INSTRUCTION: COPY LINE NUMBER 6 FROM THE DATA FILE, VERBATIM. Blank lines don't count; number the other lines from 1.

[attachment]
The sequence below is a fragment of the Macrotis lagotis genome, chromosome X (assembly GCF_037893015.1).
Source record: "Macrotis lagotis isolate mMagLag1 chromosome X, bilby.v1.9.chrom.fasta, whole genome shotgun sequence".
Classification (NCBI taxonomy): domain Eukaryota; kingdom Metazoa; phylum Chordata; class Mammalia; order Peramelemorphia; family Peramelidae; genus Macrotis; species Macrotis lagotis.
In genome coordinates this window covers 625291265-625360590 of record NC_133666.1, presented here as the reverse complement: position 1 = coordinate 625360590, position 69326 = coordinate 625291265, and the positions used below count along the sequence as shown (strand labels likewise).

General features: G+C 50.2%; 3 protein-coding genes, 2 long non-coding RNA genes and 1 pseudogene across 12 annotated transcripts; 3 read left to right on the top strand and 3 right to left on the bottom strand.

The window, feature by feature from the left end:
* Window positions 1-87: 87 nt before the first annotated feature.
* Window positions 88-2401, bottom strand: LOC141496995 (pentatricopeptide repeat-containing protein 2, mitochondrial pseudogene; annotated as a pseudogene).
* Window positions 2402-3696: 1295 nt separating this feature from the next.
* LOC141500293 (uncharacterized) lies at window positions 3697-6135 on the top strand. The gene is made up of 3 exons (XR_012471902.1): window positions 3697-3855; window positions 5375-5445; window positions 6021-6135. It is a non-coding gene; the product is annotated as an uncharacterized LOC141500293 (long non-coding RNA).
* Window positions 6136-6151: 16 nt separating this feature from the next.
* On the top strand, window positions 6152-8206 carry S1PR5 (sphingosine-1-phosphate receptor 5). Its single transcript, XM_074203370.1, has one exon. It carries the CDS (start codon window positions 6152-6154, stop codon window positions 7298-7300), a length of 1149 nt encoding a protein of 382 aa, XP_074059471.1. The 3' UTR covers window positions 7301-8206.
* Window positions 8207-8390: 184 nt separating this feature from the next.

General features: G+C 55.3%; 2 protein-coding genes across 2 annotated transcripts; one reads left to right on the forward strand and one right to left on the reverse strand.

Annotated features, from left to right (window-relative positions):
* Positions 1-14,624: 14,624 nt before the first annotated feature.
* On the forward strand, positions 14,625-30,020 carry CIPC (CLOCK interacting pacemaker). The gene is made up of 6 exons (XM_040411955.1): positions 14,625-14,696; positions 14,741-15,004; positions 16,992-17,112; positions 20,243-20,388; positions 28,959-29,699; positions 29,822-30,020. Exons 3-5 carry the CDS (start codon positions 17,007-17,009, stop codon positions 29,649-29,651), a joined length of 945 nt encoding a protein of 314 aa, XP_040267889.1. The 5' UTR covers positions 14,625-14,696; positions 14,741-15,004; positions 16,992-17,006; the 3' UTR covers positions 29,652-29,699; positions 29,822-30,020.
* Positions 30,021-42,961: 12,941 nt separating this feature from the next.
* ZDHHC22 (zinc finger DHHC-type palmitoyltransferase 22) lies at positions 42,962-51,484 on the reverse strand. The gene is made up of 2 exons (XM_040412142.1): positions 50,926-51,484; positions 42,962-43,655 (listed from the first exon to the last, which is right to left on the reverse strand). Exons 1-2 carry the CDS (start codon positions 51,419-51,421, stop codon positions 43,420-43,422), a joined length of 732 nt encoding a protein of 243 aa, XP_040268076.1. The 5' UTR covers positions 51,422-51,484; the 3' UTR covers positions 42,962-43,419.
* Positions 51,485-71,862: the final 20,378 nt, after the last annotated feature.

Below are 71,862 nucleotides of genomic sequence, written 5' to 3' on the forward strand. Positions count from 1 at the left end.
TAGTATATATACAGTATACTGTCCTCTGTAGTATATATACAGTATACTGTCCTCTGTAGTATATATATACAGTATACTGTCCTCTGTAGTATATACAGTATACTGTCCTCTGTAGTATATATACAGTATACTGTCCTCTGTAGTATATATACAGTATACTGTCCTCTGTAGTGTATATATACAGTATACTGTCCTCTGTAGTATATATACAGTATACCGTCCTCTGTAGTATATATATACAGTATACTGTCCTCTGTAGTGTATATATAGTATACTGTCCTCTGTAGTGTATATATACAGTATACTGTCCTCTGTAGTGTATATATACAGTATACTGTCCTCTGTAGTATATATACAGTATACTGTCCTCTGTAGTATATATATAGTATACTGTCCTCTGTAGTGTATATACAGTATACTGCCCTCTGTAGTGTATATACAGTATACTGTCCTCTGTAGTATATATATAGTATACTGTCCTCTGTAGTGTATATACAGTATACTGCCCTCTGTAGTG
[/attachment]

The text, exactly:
The window, feature by feature from the left end: